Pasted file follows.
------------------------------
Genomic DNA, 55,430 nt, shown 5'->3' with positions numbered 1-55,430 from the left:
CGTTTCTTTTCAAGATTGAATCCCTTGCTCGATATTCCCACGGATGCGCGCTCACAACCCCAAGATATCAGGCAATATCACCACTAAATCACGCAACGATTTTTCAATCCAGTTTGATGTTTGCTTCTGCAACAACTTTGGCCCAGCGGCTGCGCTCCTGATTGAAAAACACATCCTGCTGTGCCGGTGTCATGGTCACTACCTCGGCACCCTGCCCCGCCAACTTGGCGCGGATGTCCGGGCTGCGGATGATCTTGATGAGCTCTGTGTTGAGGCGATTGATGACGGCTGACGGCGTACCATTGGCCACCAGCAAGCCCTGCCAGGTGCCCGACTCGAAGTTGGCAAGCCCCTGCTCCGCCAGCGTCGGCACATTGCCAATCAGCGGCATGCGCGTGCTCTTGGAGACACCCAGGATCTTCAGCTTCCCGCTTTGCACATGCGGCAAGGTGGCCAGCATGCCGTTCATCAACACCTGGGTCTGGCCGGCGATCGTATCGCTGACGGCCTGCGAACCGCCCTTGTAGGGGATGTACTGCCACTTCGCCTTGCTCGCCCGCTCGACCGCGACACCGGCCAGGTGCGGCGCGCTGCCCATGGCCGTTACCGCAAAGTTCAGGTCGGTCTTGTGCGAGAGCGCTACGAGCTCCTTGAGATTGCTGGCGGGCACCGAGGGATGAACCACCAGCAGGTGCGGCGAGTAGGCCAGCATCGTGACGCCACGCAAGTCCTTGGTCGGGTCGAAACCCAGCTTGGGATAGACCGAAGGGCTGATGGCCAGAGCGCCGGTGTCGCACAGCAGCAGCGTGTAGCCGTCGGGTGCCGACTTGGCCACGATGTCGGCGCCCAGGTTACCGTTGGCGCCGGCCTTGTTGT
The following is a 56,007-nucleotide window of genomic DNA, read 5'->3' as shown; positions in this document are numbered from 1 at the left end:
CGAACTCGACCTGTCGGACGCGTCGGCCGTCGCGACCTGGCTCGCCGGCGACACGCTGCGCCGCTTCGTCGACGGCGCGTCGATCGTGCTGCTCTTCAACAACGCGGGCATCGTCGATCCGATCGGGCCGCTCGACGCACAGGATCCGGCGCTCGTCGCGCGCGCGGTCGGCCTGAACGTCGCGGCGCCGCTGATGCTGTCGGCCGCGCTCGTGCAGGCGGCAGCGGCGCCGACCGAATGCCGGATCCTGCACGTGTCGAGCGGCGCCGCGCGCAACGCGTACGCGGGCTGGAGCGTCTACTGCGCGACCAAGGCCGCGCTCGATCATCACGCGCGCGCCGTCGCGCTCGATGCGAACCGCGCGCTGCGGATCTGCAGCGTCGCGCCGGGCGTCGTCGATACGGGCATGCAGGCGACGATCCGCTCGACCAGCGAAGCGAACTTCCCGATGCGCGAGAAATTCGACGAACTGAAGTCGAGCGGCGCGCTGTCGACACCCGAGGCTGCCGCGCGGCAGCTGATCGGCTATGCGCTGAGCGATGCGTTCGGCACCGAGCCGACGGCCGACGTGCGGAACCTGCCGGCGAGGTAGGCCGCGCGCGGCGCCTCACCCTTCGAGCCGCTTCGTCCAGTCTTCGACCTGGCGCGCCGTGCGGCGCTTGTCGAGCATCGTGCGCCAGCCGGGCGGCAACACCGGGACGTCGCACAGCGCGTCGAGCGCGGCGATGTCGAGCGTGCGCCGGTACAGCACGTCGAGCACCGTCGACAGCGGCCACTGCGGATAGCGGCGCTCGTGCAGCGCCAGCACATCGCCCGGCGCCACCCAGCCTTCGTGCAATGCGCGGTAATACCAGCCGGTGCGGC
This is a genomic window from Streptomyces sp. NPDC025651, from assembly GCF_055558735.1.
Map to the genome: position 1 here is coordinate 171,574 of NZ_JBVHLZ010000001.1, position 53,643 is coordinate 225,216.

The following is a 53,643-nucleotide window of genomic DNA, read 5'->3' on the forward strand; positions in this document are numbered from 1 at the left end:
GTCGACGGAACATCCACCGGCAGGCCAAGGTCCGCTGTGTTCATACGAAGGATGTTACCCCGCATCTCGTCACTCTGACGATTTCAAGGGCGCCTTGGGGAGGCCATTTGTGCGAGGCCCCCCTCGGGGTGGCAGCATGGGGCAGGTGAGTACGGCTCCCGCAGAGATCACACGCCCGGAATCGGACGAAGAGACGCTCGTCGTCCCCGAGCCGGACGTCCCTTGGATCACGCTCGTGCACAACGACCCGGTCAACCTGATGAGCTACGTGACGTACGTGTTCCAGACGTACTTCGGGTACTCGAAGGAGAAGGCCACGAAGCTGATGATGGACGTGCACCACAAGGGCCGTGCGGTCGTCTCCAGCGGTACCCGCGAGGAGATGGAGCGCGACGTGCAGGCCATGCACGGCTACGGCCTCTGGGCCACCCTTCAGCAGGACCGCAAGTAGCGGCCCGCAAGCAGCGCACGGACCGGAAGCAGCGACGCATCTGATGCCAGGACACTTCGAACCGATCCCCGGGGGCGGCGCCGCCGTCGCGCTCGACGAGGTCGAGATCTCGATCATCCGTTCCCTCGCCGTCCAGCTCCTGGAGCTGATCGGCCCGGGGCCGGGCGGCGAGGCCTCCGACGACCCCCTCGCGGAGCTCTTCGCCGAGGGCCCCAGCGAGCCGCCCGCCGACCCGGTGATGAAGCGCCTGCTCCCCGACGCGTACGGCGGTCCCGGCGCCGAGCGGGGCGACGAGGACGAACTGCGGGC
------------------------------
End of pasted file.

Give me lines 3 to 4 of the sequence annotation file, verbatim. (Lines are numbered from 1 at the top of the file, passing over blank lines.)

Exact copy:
The following is a 56,007-nucleotide window of genomic DNA, read 5'->3' as shown; positions in this document are numbered from 1 at the left end:
CGAACTCGACCTGTCGGACGCGTCGGCCGTCGCGACCTGGCTCGCCGGCGACACGCTGCGCCGCTTCGTCGACGGCGCGTCGATCGTGCTGCTCTTCAACAACGCGGGCATCGTCGATCCGATCGGGCCGCTCGACGCACAGGATCCGGCGCTCGTCGCGCGCGCGGTCGGCCTGAACGTCGCGGCGCCGCTGATGCTGTCGGCCGCGCTCGTGCAGGCGGCAGCGGCGCCGACCGAATGCCGGATCCTGCACGTGTCGAGCGGCGCCGCGCGCAACGCGTACGCGGGCTGGAGCGTCTACTGCGCGACCAAGGCCGCGCTCGATCATCACGCGCGCGCCGTCGCGCTCGATGCGAACCGCGCGCTGCGGATCTGCAGCGTCGCGCCGGGCGTCGTCGATACGGGCATGCAGGCGACGATCCGCTCGACCAGCGAAGCGAACTTCCCGATGCGCGAGAAATTCGACGAACTGAAGTCGAGCGGCGCGCTGTCGACACCCGAGGCTGCCGCGCGGCAGCTGATCGGCTATGCGCTGAGCGATGCGTTCGGCACCGAGCCGACGGCCGACGTGCGGAACCTGCCGGCGAGGTAGGCCGCGCGCGGCGCCTCACCCTTCGAGCCGCTTCGTCCAGTCTTCGACCTGGCGCGCCGTGCGGCGCTTGTCGAGCATCGTGCGCCAGCCGGGCGGCAACACCGGGACGTCGCACAGCGCGTCGAGCGCGGCGATGTCGAGCGTGCGCCGGTACAGCACGTCGAGCACCGTCGACAGCGGCCACTGCGGATAGCGGCGCTCGTGCAGCGCCAGCACATCGCCCGGCGCCACCCAGCCTTCGTGCAATGCGCGGTAATACCAGCCGGTGCGGC